15. Margo Price – Midwest Farmer’s Daughter 

If you’ve ever lamented the state of country music in the past 25 years, Margo Price would like you to know she is more than willing to carry the torch of Classic Country and drag it into the new millennium. She is single-handedly the vessel for the spirits of Lynn, Parton, Wynette, et al and Midwest Farmer’s Daughter serves as the bridge to the past. It’s hardly a relic. Much like former bandmate Sturgill Simpson, Price forges the past for tried-and-true reminders of what country radio seems to have tossed aside – a good song will shine through without any studio trickery or collusion to sand off the edges in order to fit a template, heartbreak will always compel the ear, and every bender has a reason. – Adam Lawrence

 14. Radiohead – A Moon Shaped Pool

Radiohead did a thing. – Matt Ashworth

13. Frank Ocean – Blonde 

We waited and waited like fishermen desperate for a bite, and when Frank Ocean finally came out of hiding, he gave us all we could hope for and more. Two albums, in fact. The mysterious rollout began with Endless, a visual album that plays less like a collection of songs and more like a soulful sonic landscape that bops and weaves as we witness the building of a staircase to nowhere. It’s weird, and beautiful, and should not be overlooked.

A day after its release, however, Endless fell into the shadows when Frank dropped another bomb with Blonde. Seen as the more “official” follow-up to Channel Orange, Blonde somehow manages to be both remarkably restrained and loaded with hidden layers and surprises. It’s the kind of sound that keeps us coming back, eager to revisit perfect moments like Frank’s full voice finally kicking in after two minutes of pitched-up vocals on Nikes. Or the shape-shifting crescendos on “Self Control” and “White Ferrari.” Or the manic guitar transition on “Nights.” Or the… I can’t stop listening. – Dan Lurie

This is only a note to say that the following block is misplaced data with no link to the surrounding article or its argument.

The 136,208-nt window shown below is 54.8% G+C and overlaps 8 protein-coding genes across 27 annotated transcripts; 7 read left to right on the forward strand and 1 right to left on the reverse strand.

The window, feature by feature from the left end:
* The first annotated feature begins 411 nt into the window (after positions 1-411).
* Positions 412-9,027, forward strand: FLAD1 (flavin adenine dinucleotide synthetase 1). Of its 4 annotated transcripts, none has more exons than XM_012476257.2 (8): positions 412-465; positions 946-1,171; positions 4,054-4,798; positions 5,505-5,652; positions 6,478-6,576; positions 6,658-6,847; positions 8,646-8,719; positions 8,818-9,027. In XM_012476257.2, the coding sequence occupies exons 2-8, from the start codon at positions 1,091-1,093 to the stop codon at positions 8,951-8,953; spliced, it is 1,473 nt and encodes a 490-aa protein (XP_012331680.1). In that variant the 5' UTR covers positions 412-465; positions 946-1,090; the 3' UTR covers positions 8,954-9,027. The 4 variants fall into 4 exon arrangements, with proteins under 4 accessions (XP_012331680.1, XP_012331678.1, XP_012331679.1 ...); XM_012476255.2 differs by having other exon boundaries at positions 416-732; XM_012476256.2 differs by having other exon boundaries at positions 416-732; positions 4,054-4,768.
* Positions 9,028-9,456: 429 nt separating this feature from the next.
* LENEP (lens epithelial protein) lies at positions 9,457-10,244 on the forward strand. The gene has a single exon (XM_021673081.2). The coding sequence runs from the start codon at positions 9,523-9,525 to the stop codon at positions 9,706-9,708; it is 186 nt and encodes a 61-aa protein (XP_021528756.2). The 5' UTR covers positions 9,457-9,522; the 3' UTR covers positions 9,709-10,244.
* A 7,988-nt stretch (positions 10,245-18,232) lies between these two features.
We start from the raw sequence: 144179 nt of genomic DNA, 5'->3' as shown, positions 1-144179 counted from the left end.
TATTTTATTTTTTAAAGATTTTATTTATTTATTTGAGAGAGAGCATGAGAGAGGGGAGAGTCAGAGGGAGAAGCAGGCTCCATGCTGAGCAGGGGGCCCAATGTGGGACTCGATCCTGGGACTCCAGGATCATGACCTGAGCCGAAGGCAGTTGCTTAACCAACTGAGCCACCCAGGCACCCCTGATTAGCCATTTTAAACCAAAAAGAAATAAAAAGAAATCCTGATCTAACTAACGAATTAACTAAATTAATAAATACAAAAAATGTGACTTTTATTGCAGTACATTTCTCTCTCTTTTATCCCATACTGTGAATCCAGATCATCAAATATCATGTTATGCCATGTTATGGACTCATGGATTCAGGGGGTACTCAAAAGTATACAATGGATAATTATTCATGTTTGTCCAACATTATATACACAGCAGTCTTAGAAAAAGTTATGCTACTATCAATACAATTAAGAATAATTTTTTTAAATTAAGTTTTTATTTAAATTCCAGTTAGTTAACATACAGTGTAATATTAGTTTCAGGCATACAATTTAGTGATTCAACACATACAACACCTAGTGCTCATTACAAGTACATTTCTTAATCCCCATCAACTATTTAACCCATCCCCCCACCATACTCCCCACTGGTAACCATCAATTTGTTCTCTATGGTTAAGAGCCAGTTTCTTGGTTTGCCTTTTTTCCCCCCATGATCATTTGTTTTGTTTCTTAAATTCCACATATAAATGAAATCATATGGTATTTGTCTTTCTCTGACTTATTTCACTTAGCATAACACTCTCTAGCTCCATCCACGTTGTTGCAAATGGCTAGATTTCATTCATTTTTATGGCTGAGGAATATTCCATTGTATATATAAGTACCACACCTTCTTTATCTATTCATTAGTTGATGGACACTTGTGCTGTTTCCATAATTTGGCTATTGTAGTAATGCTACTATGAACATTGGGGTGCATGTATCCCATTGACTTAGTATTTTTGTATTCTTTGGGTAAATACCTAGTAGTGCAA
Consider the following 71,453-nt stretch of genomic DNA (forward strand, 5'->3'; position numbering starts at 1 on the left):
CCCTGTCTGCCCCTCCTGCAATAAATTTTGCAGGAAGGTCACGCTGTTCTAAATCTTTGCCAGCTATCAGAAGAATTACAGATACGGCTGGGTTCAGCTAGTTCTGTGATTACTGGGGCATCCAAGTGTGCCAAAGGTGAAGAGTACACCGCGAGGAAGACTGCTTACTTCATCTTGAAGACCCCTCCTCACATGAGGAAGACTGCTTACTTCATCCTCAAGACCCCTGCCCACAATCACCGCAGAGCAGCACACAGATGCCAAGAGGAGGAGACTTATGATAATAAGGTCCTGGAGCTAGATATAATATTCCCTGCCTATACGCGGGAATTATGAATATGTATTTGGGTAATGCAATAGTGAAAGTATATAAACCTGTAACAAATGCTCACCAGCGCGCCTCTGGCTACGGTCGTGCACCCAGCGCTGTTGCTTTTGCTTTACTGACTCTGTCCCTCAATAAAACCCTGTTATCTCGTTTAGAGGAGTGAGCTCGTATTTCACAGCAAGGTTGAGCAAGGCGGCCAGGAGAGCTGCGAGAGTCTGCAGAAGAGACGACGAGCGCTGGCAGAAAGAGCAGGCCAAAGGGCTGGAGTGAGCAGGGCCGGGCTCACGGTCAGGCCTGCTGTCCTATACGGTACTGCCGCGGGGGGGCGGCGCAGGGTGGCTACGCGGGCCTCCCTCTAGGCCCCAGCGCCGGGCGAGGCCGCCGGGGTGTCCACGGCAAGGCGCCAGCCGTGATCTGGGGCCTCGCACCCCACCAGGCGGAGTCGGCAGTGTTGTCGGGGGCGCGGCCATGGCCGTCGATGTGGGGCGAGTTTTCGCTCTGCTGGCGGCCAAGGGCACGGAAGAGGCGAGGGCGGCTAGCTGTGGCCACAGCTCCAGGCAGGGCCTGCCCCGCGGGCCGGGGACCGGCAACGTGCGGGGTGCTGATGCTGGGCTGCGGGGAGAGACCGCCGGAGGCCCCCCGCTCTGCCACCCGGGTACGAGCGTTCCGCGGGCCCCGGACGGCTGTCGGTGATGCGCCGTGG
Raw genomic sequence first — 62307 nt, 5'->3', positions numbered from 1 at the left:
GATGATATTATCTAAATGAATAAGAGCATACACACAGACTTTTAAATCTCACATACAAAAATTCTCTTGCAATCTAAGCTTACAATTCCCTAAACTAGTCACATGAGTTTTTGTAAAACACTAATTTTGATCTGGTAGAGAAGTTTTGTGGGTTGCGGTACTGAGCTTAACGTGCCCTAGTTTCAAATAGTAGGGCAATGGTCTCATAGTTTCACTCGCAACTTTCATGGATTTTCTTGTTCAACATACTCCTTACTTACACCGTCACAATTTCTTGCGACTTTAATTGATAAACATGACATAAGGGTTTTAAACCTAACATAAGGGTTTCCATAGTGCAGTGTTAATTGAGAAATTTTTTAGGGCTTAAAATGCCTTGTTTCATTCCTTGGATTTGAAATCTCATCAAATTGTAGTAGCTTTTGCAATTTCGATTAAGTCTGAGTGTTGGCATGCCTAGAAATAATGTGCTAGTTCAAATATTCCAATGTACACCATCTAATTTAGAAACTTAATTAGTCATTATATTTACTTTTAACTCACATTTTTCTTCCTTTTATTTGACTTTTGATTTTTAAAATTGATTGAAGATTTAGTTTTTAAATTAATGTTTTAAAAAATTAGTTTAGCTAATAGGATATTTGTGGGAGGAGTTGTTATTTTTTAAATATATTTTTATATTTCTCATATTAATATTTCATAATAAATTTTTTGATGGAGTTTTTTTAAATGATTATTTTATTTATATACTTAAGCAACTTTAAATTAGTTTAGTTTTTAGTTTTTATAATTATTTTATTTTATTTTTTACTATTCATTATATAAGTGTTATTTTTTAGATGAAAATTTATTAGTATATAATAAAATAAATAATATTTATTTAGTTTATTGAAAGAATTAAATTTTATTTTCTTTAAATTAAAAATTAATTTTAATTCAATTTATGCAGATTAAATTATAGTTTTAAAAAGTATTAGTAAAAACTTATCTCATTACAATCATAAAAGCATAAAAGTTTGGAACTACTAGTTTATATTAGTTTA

12. Run the Jewels – III  

We got great pictures of RTJ at Bumbershoot 2016.

Run the Jewels @ Bumbershoot 2016 by Casey Brevig for

Run the Jewels @ Bumbershoot 2016 by Casey Brevig

11. Leonard Cohen – You Want it Darker 

I’ve written enough about Mr. Cohen this year and anymore will just depress me more.  But this record is incredible and is a fitting coda to an incredible body of work. – Nicholas Anderson

10. Mitski – Puberty #2

Cameron Deuel introduced me to Mitski and I love this album. – Matt Ashworth

9. A Tribe Called Quest – We Got It From Here… Thank You 4 Your Service

While A Tribe Called Quest never fell off the radar of dedicated hip hop fans, the passing of Phife Dawg in early-mid 2016 rocketed them back into widespread consciousness. Still, it was surprising when they dropped We Got It From Here, Thanks 4 Your Service later in the year and even more surprising when it was not only solid, but spectacular. Funny, angry, and fresh, We Got It From Here. . . has more energy than a group over twenty years in the game has any right to. The relevance of fiery tracks like “We the People” and “The Donald” can’t be understated, and the music has Tribe’s signature rubbery jazz grooves, while expanding their sonic palette. In a year of unpleasant surprises in music and beyond, A Tribe Called Quest showed there could be good surprises too. – Graham Isaac